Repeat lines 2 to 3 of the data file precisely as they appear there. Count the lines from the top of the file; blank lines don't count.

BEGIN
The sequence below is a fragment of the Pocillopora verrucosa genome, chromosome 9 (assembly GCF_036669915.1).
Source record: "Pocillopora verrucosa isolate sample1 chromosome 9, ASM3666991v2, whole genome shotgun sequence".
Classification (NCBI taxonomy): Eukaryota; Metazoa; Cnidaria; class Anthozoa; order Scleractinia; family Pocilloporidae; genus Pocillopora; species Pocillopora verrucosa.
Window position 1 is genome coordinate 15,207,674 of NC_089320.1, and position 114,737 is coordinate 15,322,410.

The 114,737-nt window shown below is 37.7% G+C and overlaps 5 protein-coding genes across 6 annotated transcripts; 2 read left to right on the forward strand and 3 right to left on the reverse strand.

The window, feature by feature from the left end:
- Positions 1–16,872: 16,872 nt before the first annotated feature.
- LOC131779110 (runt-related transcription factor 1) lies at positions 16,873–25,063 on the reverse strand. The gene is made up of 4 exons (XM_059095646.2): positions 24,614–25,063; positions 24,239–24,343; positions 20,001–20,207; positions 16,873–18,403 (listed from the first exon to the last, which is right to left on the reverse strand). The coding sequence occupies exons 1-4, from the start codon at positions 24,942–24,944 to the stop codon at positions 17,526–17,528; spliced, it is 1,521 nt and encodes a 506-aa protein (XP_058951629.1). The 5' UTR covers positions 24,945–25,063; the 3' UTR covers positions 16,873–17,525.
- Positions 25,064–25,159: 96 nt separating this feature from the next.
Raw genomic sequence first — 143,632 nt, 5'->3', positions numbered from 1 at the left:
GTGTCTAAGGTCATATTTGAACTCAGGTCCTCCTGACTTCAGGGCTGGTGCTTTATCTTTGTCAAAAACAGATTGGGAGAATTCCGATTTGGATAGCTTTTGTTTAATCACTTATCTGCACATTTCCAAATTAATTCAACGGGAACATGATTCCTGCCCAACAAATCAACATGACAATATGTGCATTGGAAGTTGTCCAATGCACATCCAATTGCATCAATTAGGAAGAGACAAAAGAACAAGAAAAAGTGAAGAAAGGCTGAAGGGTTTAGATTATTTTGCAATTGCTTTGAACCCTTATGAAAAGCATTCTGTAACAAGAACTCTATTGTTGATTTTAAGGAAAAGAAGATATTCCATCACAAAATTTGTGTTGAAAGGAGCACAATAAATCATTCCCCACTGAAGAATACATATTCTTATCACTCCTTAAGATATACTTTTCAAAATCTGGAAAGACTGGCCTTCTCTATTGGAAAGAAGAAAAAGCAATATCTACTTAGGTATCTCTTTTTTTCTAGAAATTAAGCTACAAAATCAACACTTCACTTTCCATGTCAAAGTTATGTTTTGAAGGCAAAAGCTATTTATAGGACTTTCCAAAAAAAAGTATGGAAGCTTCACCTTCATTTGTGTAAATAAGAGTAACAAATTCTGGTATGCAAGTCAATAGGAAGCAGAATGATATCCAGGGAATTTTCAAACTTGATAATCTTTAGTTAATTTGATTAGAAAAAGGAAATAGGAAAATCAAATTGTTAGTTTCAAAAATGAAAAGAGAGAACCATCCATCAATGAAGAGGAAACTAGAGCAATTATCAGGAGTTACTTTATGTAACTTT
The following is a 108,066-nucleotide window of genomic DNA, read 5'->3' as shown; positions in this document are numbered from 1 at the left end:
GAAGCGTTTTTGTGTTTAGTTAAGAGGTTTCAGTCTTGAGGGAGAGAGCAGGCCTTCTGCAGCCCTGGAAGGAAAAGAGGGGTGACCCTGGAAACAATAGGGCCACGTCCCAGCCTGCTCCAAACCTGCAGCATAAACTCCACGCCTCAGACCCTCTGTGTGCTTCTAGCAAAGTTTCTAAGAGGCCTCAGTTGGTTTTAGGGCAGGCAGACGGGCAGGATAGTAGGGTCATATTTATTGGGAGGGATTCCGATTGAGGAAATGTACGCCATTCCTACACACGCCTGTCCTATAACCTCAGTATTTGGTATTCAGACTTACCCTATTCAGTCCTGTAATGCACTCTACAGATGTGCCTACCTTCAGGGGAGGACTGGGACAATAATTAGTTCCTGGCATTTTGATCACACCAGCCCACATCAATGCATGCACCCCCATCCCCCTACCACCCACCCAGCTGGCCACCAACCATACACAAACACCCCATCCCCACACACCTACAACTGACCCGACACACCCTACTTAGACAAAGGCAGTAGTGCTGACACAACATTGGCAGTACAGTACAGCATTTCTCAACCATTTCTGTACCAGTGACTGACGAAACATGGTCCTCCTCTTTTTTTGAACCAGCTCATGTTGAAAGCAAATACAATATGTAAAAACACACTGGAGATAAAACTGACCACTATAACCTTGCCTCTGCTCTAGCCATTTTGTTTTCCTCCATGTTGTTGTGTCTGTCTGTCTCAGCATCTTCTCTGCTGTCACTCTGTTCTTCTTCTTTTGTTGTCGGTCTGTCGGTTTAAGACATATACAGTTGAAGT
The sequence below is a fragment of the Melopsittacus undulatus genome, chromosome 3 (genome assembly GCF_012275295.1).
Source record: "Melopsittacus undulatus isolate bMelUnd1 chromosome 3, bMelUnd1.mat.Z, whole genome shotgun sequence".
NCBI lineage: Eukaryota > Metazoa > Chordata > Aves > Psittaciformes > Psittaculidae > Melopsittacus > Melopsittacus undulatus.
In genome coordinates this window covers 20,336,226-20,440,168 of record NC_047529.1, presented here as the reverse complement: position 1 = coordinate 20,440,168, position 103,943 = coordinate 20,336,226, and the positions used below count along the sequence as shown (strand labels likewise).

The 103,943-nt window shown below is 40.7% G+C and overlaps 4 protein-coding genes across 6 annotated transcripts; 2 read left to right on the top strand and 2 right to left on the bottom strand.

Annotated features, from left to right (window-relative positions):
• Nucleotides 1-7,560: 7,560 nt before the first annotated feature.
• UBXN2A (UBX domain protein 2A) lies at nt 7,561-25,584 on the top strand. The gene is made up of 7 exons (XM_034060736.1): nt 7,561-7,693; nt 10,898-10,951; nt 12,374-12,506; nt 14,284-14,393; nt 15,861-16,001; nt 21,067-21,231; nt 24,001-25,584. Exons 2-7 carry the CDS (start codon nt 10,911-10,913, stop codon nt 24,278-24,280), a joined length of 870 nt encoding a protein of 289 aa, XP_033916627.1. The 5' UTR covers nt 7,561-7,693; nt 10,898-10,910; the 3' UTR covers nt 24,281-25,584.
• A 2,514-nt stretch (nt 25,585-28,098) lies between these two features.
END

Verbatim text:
Source record: "Pocillopora verrucosa isolate sample1 chromosome 9, ASM3666991v2, whole genome shotgun sequence".
Classification (NCBI taxonomy): Eukaryota; Metazoa; Cnidaria; class Anthozoa; order Scleractinia; family Pocilloporidae; genus Pocillopora; species Pocillopora verrucosa.